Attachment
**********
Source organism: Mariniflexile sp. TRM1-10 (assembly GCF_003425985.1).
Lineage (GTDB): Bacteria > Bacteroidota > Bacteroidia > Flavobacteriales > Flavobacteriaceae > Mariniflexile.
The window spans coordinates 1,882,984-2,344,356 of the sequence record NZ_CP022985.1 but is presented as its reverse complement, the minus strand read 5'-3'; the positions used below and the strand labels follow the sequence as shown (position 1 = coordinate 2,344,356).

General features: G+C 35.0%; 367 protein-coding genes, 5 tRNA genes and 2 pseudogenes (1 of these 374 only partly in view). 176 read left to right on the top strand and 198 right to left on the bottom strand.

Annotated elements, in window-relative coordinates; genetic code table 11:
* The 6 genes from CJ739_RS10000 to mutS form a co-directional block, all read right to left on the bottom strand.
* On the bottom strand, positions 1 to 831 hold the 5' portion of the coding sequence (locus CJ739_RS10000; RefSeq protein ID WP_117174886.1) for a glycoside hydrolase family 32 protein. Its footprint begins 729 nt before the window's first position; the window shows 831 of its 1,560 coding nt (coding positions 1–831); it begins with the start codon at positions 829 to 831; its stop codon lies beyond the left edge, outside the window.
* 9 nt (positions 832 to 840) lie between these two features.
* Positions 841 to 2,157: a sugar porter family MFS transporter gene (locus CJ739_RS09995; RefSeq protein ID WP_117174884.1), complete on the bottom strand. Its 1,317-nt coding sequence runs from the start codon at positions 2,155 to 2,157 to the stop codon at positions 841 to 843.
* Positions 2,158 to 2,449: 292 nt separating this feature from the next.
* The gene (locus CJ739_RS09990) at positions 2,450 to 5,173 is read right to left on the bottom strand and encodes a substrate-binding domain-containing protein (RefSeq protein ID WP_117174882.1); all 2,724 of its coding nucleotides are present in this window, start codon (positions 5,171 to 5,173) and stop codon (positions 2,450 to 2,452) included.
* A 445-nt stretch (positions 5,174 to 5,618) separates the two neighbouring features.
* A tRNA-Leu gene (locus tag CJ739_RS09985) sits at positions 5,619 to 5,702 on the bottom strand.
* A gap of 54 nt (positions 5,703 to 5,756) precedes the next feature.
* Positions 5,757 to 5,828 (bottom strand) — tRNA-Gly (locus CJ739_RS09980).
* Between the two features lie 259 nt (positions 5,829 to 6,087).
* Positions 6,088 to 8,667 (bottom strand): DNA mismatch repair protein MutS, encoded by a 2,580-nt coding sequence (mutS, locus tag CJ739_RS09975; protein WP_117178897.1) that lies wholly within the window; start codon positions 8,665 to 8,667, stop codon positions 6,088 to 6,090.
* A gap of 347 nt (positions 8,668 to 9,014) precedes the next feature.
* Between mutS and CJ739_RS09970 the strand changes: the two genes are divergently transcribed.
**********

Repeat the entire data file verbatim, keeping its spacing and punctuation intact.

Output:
Source organism: Mariniflexile sp. TRM1-10 (assembly GCF_003425985.1).
Lineage (GTDB): Bacteria > Bacteroidota > Bacteroidia > Flavobacteriales > Flavobacteriaceae > Mariniflexile.
The window spans coordinates 1,882,984-2,344,356 of the sequence record NZ_CP022985.1 but is presented as its reverse complement, the minus strand read 5'-3'; the positions used below and the strand labels follow the sequence as shown (position 1 = coordinate 2,344,356).

General features: G+C 35.0%; 367 protein-coding genes, 5 tRNA genes and 2 pseudogenes (1 of these 374 only partly in view). 176 read left to right on the top strand and 198 right to left on the bottom strand.

Annotated elements, in window-relative coordinates; genetic code table 11:
* The 6 genes from CJ739_RS10000 to mutS form a co-directional block, all read right to left on the bottom strand.
* On the bottom strand, positions 1 to 831 hold the 5' portion of the coding sequence (locus CJ739_RS10000; RefSeq protein ID WP_117174886.1) for a glycoside hydrolase family 32 protein. Its footprint begins 729 nt before the window's first position; the window shows 831 of its 1,560 coding nt (coding positions 1–831); it begins with the start codon at positions 829 to 831; its stop codon lies beyond the left edge, outside the window.
* 9 nt (positions 832 to 840) lie between these two features.
* Positions 841 to 2,157: a sugar porter family MFS transporter gene (locus CJ739_RS09995; RefSeq protein ID WP_117174884.1), complete on the bottom strand. Its 1,317-nt coding sequence runs from the start codon at positions 2,155 to 2,157 to the stop codon at positions 841 to 843.
* Positions 2,158 to 2,449: 292 nt separating this feature from the next.
* The gene (locus CJ739_RS09990) at positions 2,450 to 5,173 is read right to left on the bottom strand and encodes a substrate-binding domain-containing protein (RefSeq protein ID WP_117174882.1); all 2,724 of its coding nucleotides are present in this window, start codon (positions 5,171 to 5,173) and stop codon (positions 2,450 to 2,452) included.
* A 445-nt stretch (positions 5,174 to 5,618) separates the two neighbouring features.
* A tRNA-Leu gene (locus tag CJ739_RS09985) sits at positions 5,619 to 5,702 on the bottom strand.
* A gap of 54 nt (positions 5,703 to 5,756) precedes the next feature.
* Positions 5,757 to 5,828 (bottom strand) — tRNA-Gly (locus CJ739_RS09980).
* Between the two features lie 259 nt (positions 5,829 to 6,087).
* Positions 6,088 to 8,667 (bottom strand): DNA mismatch repair protein MutS, encoded by a 2,580-nt coding sequence (mutS, locus tag CJ739_RS09975; protein WP_117178897.1) that lies wholly within the window; start codon positions 8,665 to 8,667, stop codon positions 6,088 to 6,090.
* A gap of 347 nt (positions 8,668 to 9,014) precedes the next feature.
* Between mutS and CJ739_RS09970 the strand changes: the two genes are divergently transcribed.